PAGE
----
Itchingfield church dates back to 1125, it has a fine early norman window still surviving and a particular feature of the church is its Medieval Bell Tower. The unique "Priests House" in the grounds of the church dates from 15th century and was used as an Almhouse in the 19th century.
Nuthurst, nestling in the countryside with the 900 year old church of St Andrew and very attractive 16th Century buildings.
Pulborough: Standing on the River Arun Pulborough has been an important settlement since ancient times and boasts over one hundred listed buildings and monuments. Today, the landscape provides outstanding views across ‘The Brooks’ towards the South Downs National Park and numerous trails invite the keen walker. Traditional pubs, tea shops and restaurants offer some of the finest food and wine in the area.
The Parish of Rudgwick lies in the heart of the Low Weald and has a unique heritage of timber-framed buildings dating from before the 1750's. Rudgwick also has the distinction of being the location for a find of bones from a unique dinosaur known as Polacanthus Rudgwickensis. These bones can now be seen at Horsham Museum
Shipley, with the unique church of St Mary's built by the Knights Templars who were famously connected with the Crusades in Israel. Just a short distance from the church, is the magnificent smock windmill built in 1879, which was once owned by Hilaire Belloc, author and poet, more recently it served as a setting for the BBC television series "Jonathan Creek". Shipley also boasts a popular annual Arts Festival which celebrates the arts with performances of international standard and supports the creation of a series of new pieces to reflect Bach’s Brandenburg Concertos with the aim of performing them again during the 2012 Olympics.
Slinfold is a typical medieval Wealden village which hosts many superb timber-framed buildings.
Southwater: The development of Southwater in the early 20th century was due chiefly to the growth of its brickworks from where, in its heyday, the famous "red" bricks were exported all over the world. The Claypits were restored to nature in the 1980's as a Country Park with a large lake and now attracts many visitors each year. From here you can join the Downs Link which follows the track of the disused railway line and explore on foot or bicycle the lovely surrounding countryside. Discover too the old houses and cottages of this former scattered farming community, not forgetting the little Victorian Church on the hill.
Steyning: Steyning is a charming town, rich in history and in a wonderful location at the foot of the South Downs. Check out the town's website Steyning South Downs for more information.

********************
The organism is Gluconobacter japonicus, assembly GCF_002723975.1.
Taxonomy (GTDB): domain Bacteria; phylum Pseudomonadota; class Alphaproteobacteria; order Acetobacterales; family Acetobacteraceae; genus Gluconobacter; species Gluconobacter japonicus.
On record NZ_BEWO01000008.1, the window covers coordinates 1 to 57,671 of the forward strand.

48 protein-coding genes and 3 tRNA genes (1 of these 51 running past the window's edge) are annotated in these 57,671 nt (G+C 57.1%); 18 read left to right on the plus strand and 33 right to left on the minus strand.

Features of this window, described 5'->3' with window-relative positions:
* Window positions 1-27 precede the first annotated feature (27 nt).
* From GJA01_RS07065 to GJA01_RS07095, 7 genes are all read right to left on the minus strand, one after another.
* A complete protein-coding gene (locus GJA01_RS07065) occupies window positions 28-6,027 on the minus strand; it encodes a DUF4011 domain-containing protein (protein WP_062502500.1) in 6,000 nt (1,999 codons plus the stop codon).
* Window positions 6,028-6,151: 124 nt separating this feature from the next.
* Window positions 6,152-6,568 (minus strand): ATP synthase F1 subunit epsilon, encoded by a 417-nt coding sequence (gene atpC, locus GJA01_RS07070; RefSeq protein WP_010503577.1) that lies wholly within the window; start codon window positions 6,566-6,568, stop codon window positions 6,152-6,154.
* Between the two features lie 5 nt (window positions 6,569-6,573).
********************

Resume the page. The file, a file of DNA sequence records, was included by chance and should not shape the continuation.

The High Street where the market was held for many centuries has echoes of Steyning's long history: Discover the town's Tudor and Stuart timber-framed buildings, the Market House where Quaker George Fox once preached, and Mouse Lane, commemorated in verse written in the trenches in 1915. Don't forget to take time to look in at the museum to discover the legacy of the Normans in the fine 12th century church of St Andrew’s and the ruins of Bramber Castle.
There is ample free parking with a wide choice of interesting shops, including the award winning Cobblestone Walk, tea rooms, pubs and restaurants and a monthly Farmers Market. Hosting an active events programme visitors can look forward to events such as the Easter Monday Festival of Sport, the stunning two-week Steyning Festival of Arts, Theatre, Music and Culture, and the Country Fair.
Storrington: First mentioned in the Domesday Book in 1086 Storrington is now a busy and lively community nestling under the South Downs, with an attractive High Street and a Square which was once the cattle market. The town boasts a good range of specialist shops, an excellent local museum, three public houses, many good restaurants and tea rooms and a good range of accommodation for visitors. The church of St. Mary dates from the Eleventh Century and is mentioned in the Domesday Book.
Washington, once the centre of a large Saxon estate, whose owner was given Horsham as a gift, is now a quiet rural Downland village.
West Chiltington is a charming village with sunken tree lined lanes, a small museum, and the attractive, un-altered 12th Century church of St Mary's with an oak shingle covered spire and ancient wall paintings. Wines from local vineyards can be purchased in the village.
For further information about places of interest and attractions in the Horsham District please contact Horsham Visitor Information Centre.